Moonbug treats children’s shows like a science, where every aesthetic choice or potential plot point is data-driven and rigorously tested with its target audience. Should the music be louder or more mellow? Should the bus be yellow or red? The answer is yellow — infants are apparently drawn to yellow buses, as well as minor injuries and stuff covered in dirt.

“The trifecta for a kid would be a dirty yellow bus that has a boo-boo,” a Moonbug exec said during a company story session. “Broken fender, broken wheel, little grimace on its face.”

Read more from inside one of the pitch sessions for a kids’ show juggernaut.


What to Cook

Credit…Melina Hammer for The New York Times

An at-home pizza recipe worth assembling a crowd for.

Modern Love

“An act of faith”: The winner of our college essay contest explores how a WhatsApp group chat is everything for her Syrian family, scattered by war.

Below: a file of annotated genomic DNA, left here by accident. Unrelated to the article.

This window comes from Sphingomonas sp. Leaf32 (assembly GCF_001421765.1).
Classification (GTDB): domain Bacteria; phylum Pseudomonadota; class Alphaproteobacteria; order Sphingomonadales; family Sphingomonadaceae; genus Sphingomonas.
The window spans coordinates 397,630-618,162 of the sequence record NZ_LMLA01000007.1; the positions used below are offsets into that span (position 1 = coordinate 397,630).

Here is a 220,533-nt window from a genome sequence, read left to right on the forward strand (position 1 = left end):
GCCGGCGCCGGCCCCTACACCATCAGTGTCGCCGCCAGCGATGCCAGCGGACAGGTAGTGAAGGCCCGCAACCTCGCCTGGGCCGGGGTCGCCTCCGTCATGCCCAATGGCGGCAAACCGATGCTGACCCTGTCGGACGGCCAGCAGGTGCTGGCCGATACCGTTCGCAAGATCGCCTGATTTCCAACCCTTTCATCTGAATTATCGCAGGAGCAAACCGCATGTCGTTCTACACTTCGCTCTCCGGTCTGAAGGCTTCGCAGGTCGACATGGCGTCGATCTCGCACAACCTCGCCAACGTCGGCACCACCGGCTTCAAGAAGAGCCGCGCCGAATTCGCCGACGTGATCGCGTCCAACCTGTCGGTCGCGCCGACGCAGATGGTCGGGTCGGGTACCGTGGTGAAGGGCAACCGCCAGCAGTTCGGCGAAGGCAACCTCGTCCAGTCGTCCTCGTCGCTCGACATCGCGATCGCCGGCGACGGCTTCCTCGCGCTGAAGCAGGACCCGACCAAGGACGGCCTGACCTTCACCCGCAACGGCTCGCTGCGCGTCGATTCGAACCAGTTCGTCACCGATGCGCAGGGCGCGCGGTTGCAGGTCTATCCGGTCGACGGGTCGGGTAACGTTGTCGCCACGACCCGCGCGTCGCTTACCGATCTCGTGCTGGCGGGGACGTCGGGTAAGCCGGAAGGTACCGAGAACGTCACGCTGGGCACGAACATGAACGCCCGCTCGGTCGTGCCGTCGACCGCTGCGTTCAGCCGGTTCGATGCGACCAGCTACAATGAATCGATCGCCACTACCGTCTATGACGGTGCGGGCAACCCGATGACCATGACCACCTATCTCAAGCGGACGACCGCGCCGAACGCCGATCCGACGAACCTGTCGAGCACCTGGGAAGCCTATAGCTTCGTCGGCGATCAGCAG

What to Watch

In the powerful French drama “Happening,” a student struggles to obtain an yasa dışı abortion.

Now Time to Play

Here’s today’s Küçük Crossword, and a clue: “The Life-Changing Magic of Tidying Up” author (five letters).

And here’s today’s Wordle and the Spelling Bee.

You can find all our puzzles here.

That’s it for today’s briefing. Have a wonderful weekend, and see you next week. — Natasha

P.S. Jeffrey Gettleman, previously our South Asia bureau chief, takes on a new role in London a roving küresel correspondent.

The latest episode of “The Daily” is on a post-Roe America.

Sanam Yar wrote today’s Arts and Ideas. You can reach Natasha and the team at